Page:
Congratulations to UW Tacoma faculty members who were awarded Founders Endowment funds to support a planned need project between 1 June 2023 – 31 May 2024.
Founders Endowment funding is provided through the Executive Vice Chancellor for Academic Affairs. The application and review process was conducted by the Research Advisory Committee (RAC). This year, the EVCAA provided $40,000 worth of funds from the Founders Endowment to support faculty scholarship needs to start a project, continue a project, or complete a project. Two grants of $4,000 each were awarded per scholarly theme.
Dr. Yixuan Pan, SIAS
Ice Cold- A music video on hot glass
This project involves creating a music video for a song created by the PI titled Ice Cold. The music video will function as both a visual manifestation for the song, as well as a counter-narrative agent for the male-dominated glass art industry. The lyrics of the song, Ice Cold, are collected by the PI from eavesdropping on glass-making jargon between the gaffers and their assistants in motion during the spectacular glass-making process at the glass art hot-shop.
Social Justice Theme:
Dr. Julia Dancis, SIAS
Support for Queer-Affirming Sex Education: A Needs Assessment in Tacoma Public Schools
This project aims to support LGBTQIA2+-affirming sex education in our local community through community-engaged praxis. The PI will begin with surveys to understand health teachers’ perspectives on the status of sex education in TPSD, their intersectional knowledge of LGBTQIA2+ topics, and their professional development needs surrounding the implementation of inclusive sex education. Next, she will utilize the information gained from the surveys to inform phase two: focus groups with health educators. The purpose of the focus groups is to further assess educator needs related to facilitating inclusive sex education and collaboratively brainstorm realistic solutions to meet those needs. Data collected from this mixed-methods study will be used to directly support sex education teachers in TPSD through the provision of district-level recommendations and intervention.
Social Justice Theme:
Dr. Vanessa de Veritch Woodside, SIAS
Latinx Legacies in Tacoma and the South Puget Sound
This project aims to document the diverse Latinx histories and contemporary experiences in Tacoma and the South Puget Sound. This will be achieved by delving into already existing archival materials and bringing community members and organizations together to co-create community archives that celebrate the diverse histories and experiences of local communities. Of special interest is documenting the grassroots efforts that culminated in the creation and expansion of community resources and the community-building and organizing in connection with the Northwest ICE Processing Center. Aligning with the Community Archives Center’s specific objectives to identify and mitigate silenced histories and experiences of our local communities, this project exemplifies decolonial and intersectional scholarship that works to advance social justice and equity.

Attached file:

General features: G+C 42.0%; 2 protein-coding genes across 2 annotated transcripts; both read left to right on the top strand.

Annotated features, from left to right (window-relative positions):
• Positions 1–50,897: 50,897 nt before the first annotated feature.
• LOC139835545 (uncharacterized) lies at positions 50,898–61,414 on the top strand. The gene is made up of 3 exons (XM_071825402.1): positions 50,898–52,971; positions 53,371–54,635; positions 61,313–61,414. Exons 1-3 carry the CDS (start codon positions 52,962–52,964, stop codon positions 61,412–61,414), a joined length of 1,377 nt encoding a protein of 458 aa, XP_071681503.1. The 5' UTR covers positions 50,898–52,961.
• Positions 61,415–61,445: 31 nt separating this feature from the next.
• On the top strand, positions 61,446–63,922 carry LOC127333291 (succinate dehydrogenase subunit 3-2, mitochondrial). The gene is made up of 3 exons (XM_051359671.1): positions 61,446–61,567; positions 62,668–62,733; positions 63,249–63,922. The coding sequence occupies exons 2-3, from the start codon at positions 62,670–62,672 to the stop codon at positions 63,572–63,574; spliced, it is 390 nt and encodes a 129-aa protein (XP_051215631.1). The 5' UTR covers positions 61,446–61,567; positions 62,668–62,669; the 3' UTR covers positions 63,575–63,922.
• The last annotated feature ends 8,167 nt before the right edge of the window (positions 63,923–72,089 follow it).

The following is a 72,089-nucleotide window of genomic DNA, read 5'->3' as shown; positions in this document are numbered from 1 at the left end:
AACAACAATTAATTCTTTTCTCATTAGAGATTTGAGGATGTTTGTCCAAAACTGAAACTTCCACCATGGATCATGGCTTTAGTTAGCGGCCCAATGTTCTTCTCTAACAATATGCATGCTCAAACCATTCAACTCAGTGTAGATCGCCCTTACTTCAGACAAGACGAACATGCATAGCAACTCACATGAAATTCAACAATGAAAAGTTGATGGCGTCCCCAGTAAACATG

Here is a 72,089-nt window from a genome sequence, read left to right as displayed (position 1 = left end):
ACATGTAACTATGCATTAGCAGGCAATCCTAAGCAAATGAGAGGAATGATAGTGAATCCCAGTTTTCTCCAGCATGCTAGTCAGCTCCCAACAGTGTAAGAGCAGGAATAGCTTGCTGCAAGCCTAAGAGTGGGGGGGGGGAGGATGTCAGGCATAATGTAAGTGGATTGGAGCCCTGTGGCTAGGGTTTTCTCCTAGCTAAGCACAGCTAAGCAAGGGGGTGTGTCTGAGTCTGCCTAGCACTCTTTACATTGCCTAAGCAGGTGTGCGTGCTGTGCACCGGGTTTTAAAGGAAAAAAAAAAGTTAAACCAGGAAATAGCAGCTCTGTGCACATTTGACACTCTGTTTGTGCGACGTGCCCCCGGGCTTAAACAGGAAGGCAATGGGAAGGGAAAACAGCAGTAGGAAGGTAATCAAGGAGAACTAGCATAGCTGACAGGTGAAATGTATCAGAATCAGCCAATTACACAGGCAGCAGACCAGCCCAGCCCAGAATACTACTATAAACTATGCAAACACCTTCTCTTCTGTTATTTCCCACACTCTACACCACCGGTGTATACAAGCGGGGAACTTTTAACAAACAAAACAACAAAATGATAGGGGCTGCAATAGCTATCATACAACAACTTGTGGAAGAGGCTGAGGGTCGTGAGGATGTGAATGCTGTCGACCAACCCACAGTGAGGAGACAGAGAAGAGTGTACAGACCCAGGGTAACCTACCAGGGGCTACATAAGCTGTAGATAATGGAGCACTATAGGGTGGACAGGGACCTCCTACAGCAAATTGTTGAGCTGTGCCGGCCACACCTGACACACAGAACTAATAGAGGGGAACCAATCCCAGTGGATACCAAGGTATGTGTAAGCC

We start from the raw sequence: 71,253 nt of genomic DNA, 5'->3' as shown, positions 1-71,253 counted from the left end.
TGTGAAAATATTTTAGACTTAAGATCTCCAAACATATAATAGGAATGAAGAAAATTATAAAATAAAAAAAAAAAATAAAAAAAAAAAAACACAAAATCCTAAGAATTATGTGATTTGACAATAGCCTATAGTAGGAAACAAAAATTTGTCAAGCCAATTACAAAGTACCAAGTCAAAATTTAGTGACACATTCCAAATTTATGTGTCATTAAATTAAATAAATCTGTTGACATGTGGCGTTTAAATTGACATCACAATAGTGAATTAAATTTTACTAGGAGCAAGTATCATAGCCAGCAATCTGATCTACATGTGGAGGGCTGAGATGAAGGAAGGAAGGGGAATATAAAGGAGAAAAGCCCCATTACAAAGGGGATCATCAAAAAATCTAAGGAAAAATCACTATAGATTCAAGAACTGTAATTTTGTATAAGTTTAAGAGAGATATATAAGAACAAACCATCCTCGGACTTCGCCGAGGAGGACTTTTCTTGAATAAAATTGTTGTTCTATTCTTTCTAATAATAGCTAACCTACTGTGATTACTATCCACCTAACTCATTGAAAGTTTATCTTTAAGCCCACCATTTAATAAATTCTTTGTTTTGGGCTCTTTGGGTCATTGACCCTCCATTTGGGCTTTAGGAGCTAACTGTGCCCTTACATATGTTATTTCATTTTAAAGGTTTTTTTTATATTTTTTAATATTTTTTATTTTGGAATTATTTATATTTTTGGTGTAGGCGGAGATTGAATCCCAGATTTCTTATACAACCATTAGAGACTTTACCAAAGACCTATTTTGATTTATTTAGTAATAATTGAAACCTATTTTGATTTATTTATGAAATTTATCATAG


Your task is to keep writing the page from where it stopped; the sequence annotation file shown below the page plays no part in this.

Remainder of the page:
Social Justice Theme:
Dr. Davon Woodard, School of Urban Studies
Envisioning AfroFuturity: Reimagining the Black Urban Future through Emancipatory Community Visioning
This project aims to develop and emplace novel quantitative and qualitative tools and frameworks to amplify local voices and visions, as acts of resilience in order to preserve existing community social, physical, economic capital while reimagining alternative Black urban futures situated within the emancipatory tenets embedded Afrofuturist praxis.
Dr. Alison Gardell, SIAS; Dr. Sarah Alaei, SIAS; and Dr. Jim Gawel, SIAS
Characterizing the Impacts of Arsenic Contamination on Freshwater Lake Microbiomes
Many lakes of the Puget Sound lowlands are contaminated with arsenic (As) through emissions from the former ASARCO Smelter, which operated in Ruston, WA, for nearly 100 years. Here, we propose to investigate the impacts of this legacy arsenic contamination on environmental microbial communities (microbiomes) within freshwater lakes adjacent to urbanized areas in south King County. Specifically, this work aims to shed light on how arsenic exposure shapes environmental microbial communities within contaminated aquatic ecosystems and whether these As-impacted environmental microbiomes overlap with the microbiome structure of grazing invertebrates. This project focuses on a commonly found freshwater invertebrate, the Chinese mystery snail (CMS), as a model organism to study the links between chronic As exposure and microbiome structure.
Dr. Weichao Yuwen, School of Nursing & Healthcare Leadership; Dr. Martine De Cock, SET, and Dr. Anderson Nascimento, SET